Last Friday, Google released a study they considered to be “digital truths” about the African American consumer. The study, conducted by independent market research firm Ipsos OTX MediaCT noticed that it appeared more African-Americans were using their smartphone to access the Internet.
That isn’t surprising, since other studies have shown that African-Americans tend to trail whites when it comes owning a personal desktop computer and utilizing broadband internet. The Google survey participants in both groups were aged 18-64, avid Internet users that have made either an auto, tech, retail consumer packaged good, healthcare or fast food purchase in the last 6 months. After compiling the initial results, the study was then compared to a relative sampling of the U.S. population, before the data was made public.
The results show that African-Americans were more likely to own smartphones at a higher rate than the others surveyed (53 percent vs. 45 percent) making them quicker to click on smartphone ads of various sponsors. The rates of smartphone ad recall were the highest of any group at 40 percent.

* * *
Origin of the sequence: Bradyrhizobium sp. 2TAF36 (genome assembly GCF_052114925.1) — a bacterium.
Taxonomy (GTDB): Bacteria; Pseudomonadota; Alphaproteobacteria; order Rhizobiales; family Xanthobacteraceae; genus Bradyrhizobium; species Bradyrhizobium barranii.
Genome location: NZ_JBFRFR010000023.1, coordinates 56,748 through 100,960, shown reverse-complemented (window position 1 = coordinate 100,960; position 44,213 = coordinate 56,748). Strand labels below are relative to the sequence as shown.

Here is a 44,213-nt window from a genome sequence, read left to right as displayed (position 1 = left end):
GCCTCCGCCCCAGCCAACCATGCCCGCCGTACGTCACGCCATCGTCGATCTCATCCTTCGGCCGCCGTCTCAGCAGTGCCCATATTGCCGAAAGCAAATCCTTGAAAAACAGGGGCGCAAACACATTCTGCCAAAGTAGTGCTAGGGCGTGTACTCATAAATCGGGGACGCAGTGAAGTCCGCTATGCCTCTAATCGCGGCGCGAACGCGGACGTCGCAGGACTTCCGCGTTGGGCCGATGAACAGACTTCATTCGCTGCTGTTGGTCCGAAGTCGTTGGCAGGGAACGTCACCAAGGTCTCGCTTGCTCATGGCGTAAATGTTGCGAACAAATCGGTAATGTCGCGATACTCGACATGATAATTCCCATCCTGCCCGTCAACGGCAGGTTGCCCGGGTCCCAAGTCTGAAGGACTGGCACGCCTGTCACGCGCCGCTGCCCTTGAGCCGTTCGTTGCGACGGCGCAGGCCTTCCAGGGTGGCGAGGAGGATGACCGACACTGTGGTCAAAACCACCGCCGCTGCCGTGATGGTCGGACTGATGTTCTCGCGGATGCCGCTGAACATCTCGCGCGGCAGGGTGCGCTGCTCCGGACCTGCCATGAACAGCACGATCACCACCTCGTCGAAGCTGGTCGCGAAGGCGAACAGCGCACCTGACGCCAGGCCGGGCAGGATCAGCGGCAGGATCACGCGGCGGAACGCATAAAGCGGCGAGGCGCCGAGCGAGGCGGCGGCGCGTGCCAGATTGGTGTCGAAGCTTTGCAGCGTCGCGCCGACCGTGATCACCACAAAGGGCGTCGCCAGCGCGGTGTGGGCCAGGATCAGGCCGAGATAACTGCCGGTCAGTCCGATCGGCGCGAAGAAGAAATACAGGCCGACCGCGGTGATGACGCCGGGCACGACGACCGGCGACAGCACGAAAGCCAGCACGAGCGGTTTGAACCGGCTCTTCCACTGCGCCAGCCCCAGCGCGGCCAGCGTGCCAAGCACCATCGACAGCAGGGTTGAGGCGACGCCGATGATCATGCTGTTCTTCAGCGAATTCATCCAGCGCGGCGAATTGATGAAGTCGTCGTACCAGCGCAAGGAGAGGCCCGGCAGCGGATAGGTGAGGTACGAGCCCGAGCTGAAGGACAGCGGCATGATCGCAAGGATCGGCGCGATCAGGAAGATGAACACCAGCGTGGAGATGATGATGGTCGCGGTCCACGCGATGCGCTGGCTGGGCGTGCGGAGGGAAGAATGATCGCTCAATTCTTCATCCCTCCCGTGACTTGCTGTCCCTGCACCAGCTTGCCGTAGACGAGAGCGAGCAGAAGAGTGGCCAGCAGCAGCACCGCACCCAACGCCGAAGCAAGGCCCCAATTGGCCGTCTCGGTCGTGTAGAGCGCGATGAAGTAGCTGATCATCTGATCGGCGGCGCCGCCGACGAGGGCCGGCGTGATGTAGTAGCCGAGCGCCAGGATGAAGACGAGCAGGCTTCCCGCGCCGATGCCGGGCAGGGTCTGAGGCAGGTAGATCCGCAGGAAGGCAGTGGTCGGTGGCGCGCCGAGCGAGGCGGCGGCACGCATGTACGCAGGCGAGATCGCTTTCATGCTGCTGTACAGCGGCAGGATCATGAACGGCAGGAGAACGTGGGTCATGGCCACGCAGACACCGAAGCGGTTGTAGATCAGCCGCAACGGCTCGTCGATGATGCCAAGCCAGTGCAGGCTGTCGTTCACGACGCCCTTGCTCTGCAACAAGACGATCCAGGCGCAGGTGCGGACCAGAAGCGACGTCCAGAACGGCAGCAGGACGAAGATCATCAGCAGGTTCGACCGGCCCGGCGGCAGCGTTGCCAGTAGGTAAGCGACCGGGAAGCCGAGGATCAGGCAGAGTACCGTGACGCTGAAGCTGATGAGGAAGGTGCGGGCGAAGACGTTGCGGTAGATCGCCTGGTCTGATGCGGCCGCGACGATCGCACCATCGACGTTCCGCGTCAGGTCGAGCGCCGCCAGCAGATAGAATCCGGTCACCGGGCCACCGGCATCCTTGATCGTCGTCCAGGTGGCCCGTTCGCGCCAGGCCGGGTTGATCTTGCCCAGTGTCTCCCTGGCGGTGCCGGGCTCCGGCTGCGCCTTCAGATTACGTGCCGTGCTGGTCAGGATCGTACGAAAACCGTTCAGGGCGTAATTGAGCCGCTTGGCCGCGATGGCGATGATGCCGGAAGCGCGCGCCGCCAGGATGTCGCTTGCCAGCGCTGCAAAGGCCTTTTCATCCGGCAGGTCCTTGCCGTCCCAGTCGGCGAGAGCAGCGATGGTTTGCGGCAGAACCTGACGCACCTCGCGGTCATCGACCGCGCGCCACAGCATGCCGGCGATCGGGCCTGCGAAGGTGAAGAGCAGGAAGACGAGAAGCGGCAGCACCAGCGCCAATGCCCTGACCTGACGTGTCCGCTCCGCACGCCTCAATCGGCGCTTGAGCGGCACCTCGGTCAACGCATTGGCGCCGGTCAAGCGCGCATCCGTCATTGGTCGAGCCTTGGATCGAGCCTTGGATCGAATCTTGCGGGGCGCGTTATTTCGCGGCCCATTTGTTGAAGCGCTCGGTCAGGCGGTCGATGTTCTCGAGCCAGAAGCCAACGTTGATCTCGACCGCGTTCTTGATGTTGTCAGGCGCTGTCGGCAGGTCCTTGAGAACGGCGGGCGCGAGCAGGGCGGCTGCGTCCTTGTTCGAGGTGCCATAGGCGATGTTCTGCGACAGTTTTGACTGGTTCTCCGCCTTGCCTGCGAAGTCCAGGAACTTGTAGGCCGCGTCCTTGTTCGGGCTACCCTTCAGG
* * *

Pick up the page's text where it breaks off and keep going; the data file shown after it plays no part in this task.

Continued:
Torrence Boone, managing director and agency development business development at Google noted that while the survey finds were interesting, there isn’t a lot of detailed research when it comes to the digital behavior of an multi-cultural community, which is why certain aspects of the study were really surprising, especially when it came to analyzing the mobile landscape.
Although, approximately one-third (35 percent) of American adults owned a smartphone of some kind, of those that owned, the highest groups were African-Americans and Latinos at 44 percent.
According to the survey, not only does the African-American community seem to own smartphone devices, the data also shows that the use of the phone goes outside of ad click rates. In most cases, African-Americans are more likely to use their phone to watch video, use apps and manage their finances. It was also noted that African-American community were also more versed in their pre-purchase research compared to other representative groups.
At the same time, an earlier study by the Pew Internet and American Life Project yielded similar results, in that 35 percent of Americans use smartphones and that smartphone adoption was highest among the affluent and well-educated, the young and non-whites.
Cynthia Wright is an avid lover of all things geeky. When she isn’t freelancing, she can be found on her blog BGA Life and on Twitter at @cynisright.